Adventures in phase space: Unified map on plastic and elastic glasses
Glasses are an enigma among solid phases. Like crystalline solids they are hard, but unlike crystals they are amorphous on the molecular scale. Because of this structural disorder, each piece of glass is technically out of equilibrium, and unique. As a result, its properties depend not only on its chemical ingredients, but on how it was cooled.
Their amorphousness makes it tricky to describe glasses with a general model. Now, however, a team led by Osaka University has used simulations to connect the annealing (cooling or compression) of a glass with its mechanical response to strain. In particular, their study—published in Science Advances - focused on two key metrics of solid behavior, elasticity and plasticity.
When deformed by shear strain, an "elastic" solid returns to its original shape after the strain is released. Plastics, in contrast, permanently retain their new shape. This contrast between "reversible" and "irreversible" changes has implications for how materials respond to mechanical forces—in the body, in technical applications, and even on the geological scale.
"We modeled dense assembly of colloids—a type of amorphous solid—made of hard spheres," says study co-author Hajime Yoshino. "The spheres don't represent real molecules, but they do show whether such dense glasses are elastic. We simulated how they responded to shear and normal strains. Our large supercomputers fully mapped out the strain phase-diagrams of glass formers for the first time, to explore their rheology."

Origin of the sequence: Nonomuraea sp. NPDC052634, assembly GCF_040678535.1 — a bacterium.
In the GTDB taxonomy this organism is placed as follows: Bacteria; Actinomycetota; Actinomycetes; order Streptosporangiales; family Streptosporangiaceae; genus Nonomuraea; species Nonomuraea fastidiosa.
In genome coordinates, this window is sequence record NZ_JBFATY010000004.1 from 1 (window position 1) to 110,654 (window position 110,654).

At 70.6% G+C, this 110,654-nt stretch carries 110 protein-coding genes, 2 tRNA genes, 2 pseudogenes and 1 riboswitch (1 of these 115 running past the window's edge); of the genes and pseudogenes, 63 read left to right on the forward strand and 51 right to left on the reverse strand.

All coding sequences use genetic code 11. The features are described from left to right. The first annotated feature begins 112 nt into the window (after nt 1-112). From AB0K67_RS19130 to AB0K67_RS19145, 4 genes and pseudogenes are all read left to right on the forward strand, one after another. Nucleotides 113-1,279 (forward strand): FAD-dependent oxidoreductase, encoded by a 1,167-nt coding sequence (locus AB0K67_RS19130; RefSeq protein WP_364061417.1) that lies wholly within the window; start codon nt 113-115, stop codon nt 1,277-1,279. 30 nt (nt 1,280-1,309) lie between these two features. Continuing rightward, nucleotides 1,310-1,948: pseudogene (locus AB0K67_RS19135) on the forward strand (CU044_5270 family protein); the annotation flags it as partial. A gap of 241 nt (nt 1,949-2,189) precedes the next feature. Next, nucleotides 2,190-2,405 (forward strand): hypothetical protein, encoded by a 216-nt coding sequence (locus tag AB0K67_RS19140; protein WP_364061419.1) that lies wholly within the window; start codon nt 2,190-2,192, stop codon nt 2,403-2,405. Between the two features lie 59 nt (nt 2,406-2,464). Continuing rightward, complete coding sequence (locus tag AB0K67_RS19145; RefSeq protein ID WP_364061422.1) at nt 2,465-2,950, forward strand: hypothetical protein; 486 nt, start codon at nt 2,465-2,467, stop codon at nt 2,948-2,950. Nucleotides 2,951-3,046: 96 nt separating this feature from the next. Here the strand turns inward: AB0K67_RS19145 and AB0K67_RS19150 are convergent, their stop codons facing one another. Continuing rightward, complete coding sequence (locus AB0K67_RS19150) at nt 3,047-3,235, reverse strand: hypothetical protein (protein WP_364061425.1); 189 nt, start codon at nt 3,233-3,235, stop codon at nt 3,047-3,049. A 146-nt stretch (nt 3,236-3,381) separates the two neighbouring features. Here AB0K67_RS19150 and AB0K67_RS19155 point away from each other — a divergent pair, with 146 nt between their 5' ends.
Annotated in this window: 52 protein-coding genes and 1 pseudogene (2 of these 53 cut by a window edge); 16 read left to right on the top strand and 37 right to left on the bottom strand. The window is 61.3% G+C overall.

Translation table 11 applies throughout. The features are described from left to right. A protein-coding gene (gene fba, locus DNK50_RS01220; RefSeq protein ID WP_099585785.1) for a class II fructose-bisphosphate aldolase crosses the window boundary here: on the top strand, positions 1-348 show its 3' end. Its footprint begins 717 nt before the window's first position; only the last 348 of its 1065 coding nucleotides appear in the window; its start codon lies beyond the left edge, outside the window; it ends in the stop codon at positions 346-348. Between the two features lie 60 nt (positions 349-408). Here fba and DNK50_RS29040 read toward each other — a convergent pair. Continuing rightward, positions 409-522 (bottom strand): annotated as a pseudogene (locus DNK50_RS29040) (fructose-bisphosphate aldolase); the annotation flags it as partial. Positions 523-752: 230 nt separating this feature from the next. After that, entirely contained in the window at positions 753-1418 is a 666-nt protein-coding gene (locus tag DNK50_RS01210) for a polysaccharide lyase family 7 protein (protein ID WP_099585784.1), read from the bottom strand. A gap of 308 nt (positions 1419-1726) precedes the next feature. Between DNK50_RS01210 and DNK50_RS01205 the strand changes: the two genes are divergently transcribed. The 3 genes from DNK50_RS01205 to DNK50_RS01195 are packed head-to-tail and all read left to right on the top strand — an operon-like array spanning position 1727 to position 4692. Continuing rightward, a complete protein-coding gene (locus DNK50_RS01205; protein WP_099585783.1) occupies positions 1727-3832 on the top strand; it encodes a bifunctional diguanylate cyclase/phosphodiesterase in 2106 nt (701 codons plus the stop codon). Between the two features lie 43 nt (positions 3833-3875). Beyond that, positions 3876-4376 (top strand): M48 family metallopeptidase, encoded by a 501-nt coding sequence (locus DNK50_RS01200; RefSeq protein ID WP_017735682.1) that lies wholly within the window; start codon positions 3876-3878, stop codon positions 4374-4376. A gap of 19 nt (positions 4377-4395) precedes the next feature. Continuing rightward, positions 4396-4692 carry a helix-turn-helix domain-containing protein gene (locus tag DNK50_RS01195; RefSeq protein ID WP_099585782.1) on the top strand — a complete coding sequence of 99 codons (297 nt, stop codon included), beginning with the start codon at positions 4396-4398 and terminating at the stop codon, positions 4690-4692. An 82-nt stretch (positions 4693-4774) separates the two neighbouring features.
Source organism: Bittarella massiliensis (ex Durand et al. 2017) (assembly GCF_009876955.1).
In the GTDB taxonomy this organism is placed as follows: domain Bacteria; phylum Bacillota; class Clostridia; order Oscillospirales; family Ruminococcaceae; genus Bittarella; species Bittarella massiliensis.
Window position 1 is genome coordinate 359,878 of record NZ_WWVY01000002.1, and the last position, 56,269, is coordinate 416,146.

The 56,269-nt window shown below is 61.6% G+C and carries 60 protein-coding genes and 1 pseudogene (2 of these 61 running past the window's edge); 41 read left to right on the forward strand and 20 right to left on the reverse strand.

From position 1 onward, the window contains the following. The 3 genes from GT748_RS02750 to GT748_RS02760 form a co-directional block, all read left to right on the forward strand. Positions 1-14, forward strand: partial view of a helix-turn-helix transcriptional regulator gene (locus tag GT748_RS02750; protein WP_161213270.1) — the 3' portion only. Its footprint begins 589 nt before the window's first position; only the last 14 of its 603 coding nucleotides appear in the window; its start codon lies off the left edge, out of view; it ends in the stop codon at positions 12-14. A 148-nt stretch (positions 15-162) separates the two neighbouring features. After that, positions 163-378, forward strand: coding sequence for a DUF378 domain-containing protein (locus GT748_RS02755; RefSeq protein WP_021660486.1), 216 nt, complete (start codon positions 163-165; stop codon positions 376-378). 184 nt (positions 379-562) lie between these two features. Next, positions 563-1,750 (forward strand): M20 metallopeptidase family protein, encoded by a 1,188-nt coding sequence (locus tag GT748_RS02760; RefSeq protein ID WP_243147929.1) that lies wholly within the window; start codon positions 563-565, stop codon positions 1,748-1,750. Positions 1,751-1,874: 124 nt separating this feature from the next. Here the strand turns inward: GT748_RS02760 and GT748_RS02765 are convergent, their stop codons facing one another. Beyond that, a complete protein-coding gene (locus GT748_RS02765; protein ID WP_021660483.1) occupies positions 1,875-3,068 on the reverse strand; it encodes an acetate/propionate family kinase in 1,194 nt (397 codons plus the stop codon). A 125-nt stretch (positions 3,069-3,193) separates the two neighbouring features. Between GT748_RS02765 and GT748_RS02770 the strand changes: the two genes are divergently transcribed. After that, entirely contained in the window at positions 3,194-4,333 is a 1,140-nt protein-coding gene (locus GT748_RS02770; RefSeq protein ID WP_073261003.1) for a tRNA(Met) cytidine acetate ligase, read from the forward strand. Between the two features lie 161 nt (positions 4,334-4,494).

Each glass showed four basic trends. Under small strains they were perfectly elastic. At higher strains they became partially plastic, failing to recover the original state when the deformation was partly lifted. Eventually they face either of the two opposite fates at larger strains: total failure by fracturing (yielding) to release stress, or complete stop by jamming (becoming congested). The region between yielding and jamming on the phase diagram defined where the original glass remained stable.
"We can understand the responses as those of stable, partly stable and unstable glasses," explains lead author Yuliang Jin. "Interestingly, the size of the solid region—and its stable sub-zone—depends on how well the glass was annealed. Better annealed glasses have larger chances of jamming under shear. Our work is the first to demonstrate that ultimate fate of a glass under shear strain can be either yielding or jamming."
Condensed soft matter is found throughout technology and nature—for example, in foams, emulsions and biological tissues. Because such condensed soft matter, like glass, is amorphous, a deeper understanding of how to tailor the properties of glasses may have a wider impact on material design.